Intel announce new 3D transistor that boosts peformance, reduces power


Intel pulled a ground-breaking chip out of the bag yesterday by releasing a 22nm transistor that will power a leap in the performance of mobile devices over the next few years.

One smart little tweak to their existing transistor has doubled its performance and reduced the amount of power it requires. The brainwave was to make the gate the electrons pass through three dimensional instead of two dimensional.

So it looks sort of like the illustration below.


At constant power the new chip makes for 50% better performance than its predecessor, at low power it can do the same job with 37% less energy.

Intel said that the new 22nm transistors have “an unprecedented combination of power savings and performance gains.” And we can expect microprocessors built on them to crop up in everything from phones to supercomputers.

Mark Bohr, Intel Senior Fellow said that the improvements from the new model actually exceeded Moore’s Law the statement that computer processing power doubles every two years…:

“The performance gains and power savings of Intel’s unique 3-D Tri-Gate transistors are like nothing we’ve seen before. This milestone is going further than simply keeping up with Moore’s Law. The low-voltage and low-power benefits far exceed what we typically see from one process generation to the next. It will give product designers the flexibility to make current devices smarter and wholly new ones possible. We believe this breakthrough will extend Intel’s lead even further over the rest of the semiconductor industry.”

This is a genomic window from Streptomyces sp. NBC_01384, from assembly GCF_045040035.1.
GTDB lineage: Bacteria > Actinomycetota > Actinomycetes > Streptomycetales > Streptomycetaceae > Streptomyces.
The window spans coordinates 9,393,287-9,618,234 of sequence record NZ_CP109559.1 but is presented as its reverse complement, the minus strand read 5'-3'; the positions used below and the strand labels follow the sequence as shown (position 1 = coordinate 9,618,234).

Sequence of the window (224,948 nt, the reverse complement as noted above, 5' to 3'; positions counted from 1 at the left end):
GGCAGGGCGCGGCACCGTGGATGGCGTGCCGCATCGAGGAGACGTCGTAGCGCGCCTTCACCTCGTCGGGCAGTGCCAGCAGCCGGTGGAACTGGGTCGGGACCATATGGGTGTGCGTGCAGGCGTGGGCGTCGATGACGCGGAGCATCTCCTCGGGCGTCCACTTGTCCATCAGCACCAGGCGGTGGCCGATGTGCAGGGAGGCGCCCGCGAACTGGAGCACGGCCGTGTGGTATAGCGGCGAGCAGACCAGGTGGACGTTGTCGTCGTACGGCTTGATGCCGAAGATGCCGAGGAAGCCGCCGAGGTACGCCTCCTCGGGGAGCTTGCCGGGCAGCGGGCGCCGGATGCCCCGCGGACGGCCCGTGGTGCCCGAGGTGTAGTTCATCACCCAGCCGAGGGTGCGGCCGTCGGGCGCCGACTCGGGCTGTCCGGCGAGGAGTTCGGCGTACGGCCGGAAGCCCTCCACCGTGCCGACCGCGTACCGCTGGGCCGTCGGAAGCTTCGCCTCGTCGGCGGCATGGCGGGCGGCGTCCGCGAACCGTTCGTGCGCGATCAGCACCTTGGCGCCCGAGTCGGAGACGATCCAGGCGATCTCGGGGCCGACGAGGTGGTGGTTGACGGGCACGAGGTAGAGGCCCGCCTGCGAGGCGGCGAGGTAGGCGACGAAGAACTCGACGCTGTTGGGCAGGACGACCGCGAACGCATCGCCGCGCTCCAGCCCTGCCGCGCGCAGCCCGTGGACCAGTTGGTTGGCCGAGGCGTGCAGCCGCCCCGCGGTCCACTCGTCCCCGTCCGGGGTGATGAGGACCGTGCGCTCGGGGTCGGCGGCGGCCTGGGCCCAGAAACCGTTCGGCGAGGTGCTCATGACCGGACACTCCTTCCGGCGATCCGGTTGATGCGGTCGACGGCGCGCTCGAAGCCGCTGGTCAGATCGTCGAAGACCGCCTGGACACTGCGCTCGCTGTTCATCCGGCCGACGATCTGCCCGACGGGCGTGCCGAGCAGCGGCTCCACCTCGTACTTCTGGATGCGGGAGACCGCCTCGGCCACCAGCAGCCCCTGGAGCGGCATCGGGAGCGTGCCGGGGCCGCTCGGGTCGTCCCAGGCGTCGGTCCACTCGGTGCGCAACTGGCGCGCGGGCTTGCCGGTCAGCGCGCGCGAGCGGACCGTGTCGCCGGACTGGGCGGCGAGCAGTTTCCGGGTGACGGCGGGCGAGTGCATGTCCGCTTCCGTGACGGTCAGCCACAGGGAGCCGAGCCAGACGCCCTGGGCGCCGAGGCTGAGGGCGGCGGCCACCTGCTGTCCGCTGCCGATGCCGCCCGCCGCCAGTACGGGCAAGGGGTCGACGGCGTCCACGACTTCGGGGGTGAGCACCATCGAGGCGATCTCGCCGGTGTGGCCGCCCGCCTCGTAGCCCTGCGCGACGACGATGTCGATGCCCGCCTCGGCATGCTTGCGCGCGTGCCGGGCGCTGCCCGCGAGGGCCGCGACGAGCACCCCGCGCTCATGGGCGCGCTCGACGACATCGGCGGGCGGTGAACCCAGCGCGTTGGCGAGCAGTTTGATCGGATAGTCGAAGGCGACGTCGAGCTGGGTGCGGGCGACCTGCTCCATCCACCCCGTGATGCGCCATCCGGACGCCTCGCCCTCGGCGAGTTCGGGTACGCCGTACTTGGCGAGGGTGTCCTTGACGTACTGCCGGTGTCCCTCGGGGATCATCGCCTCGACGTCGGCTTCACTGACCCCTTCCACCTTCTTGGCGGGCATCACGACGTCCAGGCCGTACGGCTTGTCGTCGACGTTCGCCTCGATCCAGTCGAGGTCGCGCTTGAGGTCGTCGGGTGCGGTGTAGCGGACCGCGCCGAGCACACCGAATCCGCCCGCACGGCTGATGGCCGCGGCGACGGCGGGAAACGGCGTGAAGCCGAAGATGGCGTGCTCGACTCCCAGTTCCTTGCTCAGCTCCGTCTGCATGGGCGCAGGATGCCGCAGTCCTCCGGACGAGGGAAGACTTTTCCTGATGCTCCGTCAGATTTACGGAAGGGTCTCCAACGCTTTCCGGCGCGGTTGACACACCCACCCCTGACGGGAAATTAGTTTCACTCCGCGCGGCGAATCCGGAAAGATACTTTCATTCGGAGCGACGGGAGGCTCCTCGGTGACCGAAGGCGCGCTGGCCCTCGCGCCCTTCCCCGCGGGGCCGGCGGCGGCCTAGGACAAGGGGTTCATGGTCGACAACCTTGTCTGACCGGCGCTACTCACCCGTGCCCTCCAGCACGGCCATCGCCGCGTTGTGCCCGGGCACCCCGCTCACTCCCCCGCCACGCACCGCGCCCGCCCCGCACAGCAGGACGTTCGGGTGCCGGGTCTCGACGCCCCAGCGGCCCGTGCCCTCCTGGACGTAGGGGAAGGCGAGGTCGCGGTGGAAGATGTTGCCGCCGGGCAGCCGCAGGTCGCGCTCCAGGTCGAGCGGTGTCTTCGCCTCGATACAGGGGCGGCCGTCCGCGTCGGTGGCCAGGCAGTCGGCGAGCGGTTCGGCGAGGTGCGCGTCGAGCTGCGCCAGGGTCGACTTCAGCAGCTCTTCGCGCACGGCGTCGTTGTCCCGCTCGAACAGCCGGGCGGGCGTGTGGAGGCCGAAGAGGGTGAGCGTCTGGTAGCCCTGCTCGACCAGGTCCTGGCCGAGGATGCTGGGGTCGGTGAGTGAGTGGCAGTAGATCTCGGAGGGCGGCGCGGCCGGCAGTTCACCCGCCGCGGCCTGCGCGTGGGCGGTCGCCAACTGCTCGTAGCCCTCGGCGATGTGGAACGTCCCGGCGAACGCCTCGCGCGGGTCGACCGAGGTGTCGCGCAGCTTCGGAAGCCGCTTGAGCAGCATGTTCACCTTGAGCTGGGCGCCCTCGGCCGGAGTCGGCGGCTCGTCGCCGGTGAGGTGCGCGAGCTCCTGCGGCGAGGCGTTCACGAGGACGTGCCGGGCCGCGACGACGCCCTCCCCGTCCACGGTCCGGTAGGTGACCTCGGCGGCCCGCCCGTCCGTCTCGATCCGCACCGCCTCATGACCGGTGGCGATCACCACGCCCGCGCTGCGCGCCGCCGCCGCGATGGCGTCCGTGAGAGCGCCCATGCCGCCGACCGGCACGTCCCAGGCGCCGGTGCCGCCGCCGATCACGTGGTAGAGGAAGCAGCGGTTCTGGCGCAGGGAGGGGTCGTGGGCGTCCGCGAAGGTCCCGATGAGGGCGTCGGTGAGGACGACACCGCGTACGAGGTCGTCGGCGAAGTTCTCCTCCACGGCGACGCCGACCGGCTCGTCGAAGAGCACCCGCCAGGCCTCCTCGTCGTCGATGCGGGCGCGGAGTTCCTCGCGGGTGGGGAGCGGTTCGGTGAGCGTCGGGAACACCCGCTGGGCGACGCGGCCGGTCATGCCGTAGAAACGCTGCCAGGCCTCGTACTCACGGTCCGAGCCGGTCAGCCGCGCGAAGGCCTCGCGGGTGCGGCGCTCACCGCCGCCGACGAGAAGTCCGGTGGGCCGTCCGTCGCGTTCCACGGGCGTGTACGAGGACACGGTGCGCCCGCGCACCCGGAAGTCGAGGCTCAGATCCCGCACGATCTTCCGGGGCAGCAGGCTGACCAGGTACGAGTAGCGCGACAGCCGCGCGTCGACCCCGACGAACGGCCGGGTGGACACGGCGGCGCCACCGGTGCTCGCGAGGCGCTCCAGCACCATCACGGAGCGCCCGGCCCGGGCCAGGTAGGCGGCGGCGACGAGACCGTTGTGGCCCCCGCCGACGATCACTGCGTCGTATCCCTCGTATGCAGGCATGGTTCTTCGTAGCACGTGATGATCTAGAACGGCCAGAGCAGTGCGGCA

Moore himself – one of the co-founders of Intel in 1967 commented on the discovery:
“For years we have seen limits to how small transistors can get,” said Gordon E. Moore. “This change in the basic structure is a truly revolutionary approach, and one that should allow Moore’s Law, and the historic pace of innovation, to continue.” – Gordon E. Moore

It’s a helpful coup for Intel who are currently losing ground to ARM in the battle to make chips for the mobile market.

See more on Intel’s Press Page

Anna Leach